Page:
If you haven’t read the Pro Publica report on Firestone funded Charles Taylor’s extraordinarily violent takeover of Liberia in 1992, do so.
Firestone served as a source of food, fuel, trucks and cash used by Taylor’s ragtag rebel army, according to interviews, internal corporate documents and declassified diplomatic cables.
The company signed a deal in 1992 to pay taxes to Taylor’s rebel government. Over the next year, the company doled out more than $2.3 million in cash, checks and food to Taylor, according to an accounting in court files. Between 1990 and 1993, the company invested $35.3 million in the plantation.
In return, Taylor’s forces provided security to the plantation that allowed Firestone to produce rubber and safeguard its assets. Taylor’s rebel government offered lower export taxes that gave the company a financial break on rubber shipments.
For Taylor, the relationship with Firestone was about more than money. It helped provide him with the political capital and recognition he needed as he sought to establish his credentials as Liberia’s future leader.
“We needed Firestone to give us international legitimacy,” said John Toussaint “J.T.” Richardson, a U.S.-trained architect who became one of Taylor’s top advisers. “We needed them for credibility.”
While Firestone used the plantation for the business of rubber, Taylor used it for the business of war. Taylor turned storage centers and factories on Firestone’s sprawling rubber farm into depots for weapons and ammunition. He housed himself and his top ministers in Firestone homes. He also used communications equipment on the plantation to broadcast messages to his supporters, propaganda to the masses and instructions to his troops.
Secret U.S. diplomatic cables from the time captured Taylor’s gratitude to Firestone. Firestone’s plantation “had been the lifeblood” of the territory in Liberia that he controlled, Taylor told one Firestone executive, according to a State Department cable. Taylor later said in sworn testimony that Firestone’s resources had been the “most significant” source of foreign exchange in the early years of his revolt.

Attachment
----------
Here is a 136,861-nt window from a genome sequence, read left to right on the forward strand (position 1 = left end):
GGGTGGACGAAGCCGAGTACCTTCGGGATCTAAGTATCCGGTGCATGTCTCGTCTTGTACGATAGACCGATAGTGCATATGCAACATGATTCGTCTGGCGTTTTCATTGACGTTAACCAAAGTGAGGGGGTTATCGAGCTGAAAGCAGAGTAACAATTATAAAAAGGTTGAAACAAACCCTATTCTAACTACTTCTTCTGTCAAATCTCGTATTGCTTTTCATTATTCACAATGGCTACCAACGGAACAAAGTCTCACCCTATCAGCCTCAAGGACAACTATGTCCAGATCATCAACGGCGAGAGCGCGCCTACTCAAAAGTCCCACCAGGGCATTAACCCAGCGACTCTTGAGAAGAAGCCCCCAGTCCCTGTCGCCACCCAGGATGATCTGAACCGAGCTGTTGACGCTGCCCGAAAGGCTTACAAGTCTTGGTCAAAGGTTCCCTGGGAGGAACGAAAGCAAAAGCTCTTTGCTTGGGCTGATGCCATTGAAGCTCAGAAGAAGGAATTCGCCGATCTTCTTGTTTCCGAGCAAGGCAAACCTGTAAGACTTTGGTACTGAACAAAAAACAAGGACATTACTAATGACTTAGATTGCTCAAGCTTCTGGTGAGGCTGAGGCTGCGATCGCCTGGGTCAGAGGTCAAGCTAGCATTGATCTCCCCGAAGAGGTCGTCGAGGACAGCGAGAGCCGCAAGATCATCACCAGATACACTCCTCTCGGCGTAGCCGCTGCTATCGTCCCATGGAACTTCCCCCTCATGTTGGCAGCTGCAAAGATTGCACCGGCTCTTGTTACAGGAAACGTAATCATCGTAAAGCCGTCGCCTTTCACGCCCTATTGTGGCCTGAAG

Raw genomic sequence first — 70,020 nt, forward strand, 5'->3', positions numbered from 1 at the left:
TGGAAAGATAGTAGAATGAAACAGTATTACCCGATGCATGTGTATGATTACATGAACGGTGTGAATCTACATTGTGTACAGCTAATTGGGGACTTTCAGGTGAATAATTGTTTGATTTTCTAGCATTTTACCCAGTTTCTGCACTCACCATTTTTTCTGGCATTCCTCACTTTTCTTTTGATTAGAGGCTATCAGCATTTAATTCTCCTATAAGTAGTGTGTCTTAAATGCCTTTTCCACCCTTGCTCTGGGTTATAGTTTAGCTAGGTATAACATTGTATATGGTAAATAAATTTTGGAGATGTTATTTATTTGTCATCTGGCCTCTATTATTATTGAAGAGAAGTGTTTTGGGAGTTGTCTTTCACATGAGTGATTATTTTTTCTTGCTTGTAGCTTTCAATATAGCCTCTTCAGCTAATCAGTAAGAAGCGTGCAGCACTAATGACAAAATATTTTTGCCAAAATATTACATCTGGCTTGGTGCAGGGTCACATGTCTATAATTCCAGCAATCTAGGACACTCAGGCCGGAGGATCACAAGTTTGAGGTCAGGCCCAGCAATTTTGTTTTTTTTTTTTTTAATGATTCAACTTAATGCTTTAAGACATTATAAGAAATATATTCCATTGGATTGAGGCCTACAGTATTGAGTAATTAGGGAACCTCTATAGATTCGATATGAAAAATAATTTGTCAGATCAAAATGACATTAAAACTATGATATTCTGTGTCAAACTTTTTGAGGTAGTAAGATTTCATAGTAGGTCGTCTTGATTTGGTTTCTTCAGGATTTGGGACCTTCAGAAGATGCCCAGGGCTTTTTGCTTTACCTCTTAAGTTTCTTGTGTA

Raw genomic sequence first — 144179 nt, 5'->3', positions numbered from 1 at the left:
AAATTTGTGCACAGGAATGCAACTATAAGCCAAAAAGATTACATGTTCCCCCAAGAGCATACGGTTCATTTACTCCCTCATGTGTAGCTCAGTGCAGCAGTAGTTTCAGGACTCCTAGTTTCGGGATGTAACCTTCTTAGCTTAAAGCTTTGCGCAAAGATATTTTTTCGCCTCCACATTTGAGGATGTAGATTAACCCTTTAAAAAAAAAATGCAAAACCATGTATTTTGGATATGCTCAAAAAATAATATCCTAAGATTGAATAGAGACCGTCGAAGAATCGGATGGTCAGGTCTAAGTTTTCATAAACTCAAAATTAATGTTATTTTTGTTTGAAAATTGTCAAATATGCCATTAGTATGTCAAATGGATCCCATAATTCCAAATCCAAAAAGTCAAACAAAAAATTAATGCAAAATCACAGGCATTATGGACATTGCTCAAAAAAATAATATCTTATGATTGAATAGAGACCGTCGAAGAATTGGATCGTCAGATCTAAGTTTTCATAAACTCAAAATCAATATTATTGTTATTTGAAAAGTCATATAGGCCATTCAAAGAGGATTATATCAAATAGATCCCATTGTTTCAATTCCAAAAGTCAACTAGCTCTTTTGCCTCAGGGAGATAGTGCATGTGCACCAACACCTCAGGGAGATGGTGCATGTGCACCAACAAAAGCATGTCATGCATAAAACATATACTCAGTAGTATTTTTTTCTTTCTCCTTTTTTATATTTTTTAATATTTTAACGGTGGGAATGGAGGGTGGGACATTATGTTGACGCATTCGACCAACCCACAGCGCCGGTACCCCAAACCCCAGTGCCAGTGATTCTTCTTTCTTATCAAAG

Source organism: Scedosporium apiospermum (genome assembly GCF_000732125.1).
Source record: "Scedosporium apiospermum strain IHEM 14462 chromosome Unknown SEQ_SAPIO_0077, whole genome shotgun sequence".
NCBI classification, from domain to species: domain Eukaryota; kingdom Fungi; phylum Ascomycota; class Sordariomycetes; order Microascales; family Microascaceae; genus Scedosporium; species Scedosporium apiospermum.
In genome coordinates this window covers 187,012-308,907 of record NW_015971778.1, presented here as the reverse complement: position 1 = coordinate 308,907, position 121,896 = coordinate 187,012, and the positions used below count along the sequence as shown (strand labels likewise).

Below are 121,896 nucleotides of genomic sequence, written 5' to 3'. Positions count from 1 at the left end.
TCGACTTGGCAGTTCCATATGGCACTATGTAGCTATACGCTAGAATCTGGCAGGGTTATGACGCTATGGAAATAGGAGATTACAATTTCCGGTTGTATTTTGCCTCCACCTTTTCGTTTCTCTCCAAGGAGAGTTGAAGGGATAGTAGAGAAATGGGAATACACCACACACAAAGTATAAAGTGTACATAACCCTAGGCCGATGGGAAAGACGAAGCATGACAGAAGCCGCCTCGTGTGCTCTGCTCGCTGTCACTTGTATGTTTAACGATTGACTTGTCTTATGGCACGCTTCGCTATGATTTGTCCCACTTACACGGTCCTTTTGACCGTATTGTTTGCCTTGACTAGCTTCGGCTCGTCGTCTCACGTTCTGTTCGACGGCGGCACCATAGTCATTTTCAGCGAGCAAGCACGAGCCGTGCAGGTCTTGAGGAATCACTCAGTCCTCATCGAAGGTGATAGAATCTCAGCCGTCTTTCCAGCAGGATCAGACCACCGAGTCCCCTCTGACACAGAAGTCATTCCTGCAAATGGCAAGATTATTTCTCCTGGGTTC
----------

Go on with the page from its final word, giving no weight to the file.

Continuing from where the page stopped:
Firestone is claiming it had no choice, etc.
Today, Firestone maintains that at the time it struck its deal with Taylor, the guerrilla leader had “no well-established record” of human right violations. It said that many other companies and world leaders had treated Taylor as a legitimate political figure. Other companies operating in Liberia at the time chose to leave. But some stayed on through the violence.
“Does Firestone believe it did the right thing? Yes,” Firestone said of its decisions in Liberia. “Do we, along with former U.S. presidents, the U.S. State Department, the United Nations and many leaders around the world who worked with Charles Taylor regret the war criminal he became? Yes.”
No “well-established record.” Gotcha. And I’m not downplaying the cost of doing business in an unstable country and the compromises that companies make. But the rubber industry has long contributed to that instability through low wages, bad working conditions, and paying off dictators and strongmen to control the workforce and ensure its investments. Firestone has significantly exploited Liberia going back to the 1920s. So while there probably wasn’t much American employees of Firestone on the ground in Liberia could do to stop the killing, the corporation itself holds plenty of blame.
This very long story is remarkable, but not so much an aberration as one might think. Yes, Charles Taylor was extraordinarily awful, even for the region. Yes, it’s rare to get actual documents so clearly showing how a single U.S. company openly backed a psychopath with such force and resources. But on a lesser level, this is just the cost of doing business for many companies. Look at the apparel industry in Vietnam or Bangladesh or Cambodia. These companies back leaders like Hun Sen in Cambodia that kill labor organizers all the time. Chinese repression of dissent is part of the appeal. So this report is far more useful is we look at it as a tremendously well-documented example of a systemic problem rather than an isolated incident of one company and one ruler working together.